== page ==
Many veterinarians stress the importance of oral hygiene because tooth and gum problems are common medical conditions seen in pets.

If left unchecked, an unhealthy mouth can affect the liver, kidneys, heart and even the brain. 

Your vet is an important part of this dental care. You can always ask your vet to show you how to brush your pets’ teeth properly.

Your vet knows how to brush their teeth properly to minimize the risk of gum disease or any of the other conditions associated with poor oral hygiene.

Following are some facts about dental problems that may either be causing your dog discomfort right now or might soon affect your dog’s health; we’ll also give you some tips on treating those problems.

Gingivitis: Gingivitis is a gum disease that occurs when gum tissue becomes inflamed. If not treated, gingivitis will lead to periodontitis, if it is not treated, gingivitis will cause your dog to start losing teeth. 

Periodontitis: Periodontitis is an advanced gum disease that attacks not only the gums but also the bones that underlie the gums. Commonly called periodontal disease, this is the most common dental problem for dogs. Even relatively young dogs may have Periodontitis or the earlier-stage gum disease, gingivitis.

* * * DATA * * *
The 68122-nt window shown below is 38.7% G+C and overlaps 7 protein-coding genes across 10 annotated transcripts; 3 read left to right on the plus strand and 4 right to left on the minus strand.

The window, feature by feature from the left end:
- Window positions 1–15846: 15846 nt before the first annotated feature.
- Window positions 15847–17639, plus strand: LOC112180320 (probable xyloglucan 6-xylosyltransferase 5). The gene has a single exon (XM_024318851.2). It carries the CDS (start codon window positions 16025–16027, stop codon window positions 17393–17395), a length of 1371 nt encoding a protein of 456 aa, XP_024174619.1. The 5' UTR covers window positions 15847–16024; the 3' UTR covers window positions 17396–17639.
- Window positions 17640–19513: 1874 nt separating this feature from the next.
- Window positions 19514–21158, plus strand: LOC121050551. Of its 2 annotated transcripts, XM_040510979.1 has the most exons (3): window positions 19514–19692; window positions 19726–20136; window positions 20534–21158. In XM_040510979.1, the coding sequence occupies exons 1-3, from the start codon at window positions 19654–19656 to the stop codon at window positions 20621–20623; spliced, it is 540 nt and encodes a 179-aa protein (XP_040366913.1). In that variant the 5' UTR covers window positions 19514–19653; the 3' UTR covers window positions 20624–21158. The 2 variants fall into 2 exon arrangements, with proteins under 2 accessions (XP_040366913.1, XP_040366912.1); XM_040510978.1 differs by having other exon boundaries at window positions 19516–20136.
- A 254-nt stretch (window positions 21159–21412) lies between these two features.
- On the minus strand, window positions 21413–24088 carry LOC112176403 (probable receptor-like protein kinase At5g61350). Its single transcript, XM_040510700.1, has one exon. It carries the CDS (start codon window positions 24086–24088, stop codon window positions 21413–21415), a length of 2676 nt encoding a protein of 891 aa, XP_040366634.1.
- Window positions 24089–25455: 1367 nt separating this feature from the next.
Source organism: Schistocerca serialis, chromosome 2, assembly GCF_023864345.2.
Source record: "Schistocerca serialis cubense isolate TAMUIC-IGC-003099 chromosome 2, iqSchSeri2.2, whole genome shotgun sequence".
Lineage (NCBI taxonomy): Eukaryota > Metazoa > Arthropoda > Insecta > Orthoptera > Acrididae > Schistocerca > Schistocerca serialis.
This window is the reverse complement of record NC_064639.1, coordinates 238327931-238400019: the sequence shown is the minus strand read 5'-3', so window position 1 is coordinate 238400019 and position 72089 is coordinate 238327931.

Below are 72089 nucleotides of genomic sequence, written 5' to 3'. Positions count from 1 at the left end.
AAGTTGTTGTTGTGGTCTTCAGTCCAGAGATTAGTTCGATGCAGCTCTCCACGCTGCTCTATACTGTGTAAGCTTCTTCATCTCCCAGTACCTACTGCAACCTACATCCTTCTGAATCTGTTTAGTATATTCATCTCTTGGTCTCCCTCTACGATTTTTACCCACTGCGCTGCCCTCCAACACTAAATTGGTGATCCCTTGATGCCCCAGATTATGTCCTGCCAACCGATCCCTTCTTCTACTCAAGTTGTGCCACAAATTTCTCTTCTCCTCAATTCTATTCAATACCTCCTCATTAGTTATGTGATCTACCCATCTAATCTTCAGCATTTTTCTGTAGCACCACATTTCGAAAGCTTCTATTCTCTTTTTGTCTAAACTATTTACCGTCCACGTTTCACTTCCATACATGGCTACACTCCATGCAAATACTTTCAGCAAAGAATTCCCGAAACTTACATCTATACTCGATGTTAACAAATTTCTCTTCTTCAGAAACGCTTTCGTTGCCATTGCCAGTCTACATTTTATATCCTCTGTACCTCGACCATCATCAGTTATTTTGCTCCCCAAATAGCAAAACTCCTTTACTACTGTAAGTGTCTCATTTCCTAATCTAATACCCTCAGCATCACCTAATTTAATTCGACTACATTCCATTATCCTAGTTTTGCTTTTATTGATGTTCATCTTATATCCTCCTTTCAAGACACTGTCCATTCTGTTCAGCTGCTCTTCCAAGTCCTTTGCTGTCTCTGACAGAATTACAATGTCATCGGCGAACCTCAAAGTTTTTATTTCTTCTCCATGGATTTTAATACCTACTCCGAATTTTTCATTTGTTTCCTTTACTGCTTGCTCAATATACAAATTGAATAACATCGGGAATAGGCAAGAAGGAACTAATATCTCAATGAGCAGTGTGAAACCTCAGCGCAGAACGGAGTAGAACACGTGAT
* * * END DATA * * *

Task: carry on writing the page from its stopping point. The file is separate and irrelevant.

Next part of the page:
Imagine a year or two of buildup on your dog’s teeth — buildup of plaque, food particles, and bacteria.

If your dog has gum disease you may not have to imagine it, you will probably be able to see a near-white substance coating the teeth and gums — that’s the result of the bacteria. 

Tooth fractures: Dogs love to gnaw on things like bones and when they do they might develop small fractures of their teeth. Endodontic disease is the name for infections that develop inside these fractures.

Dog Dental Care Teeth

How Can I Care For My Dog’s Teeth?

Preventing the problems mentioned above is as simple as keeping your dog’s teeth clean.

Clean teeth means less bacteria and less bacteria means less disease . . . and the bonus of no more ‘doggie-breath.’ 

You are going to need to spend some time finding the right toothbrush for your dog.

You can use a child’s toothbrush in a pinch – but it is recommended that you rather buy a special toothbrush for your pet. It will make brushing easier and will be worth the money.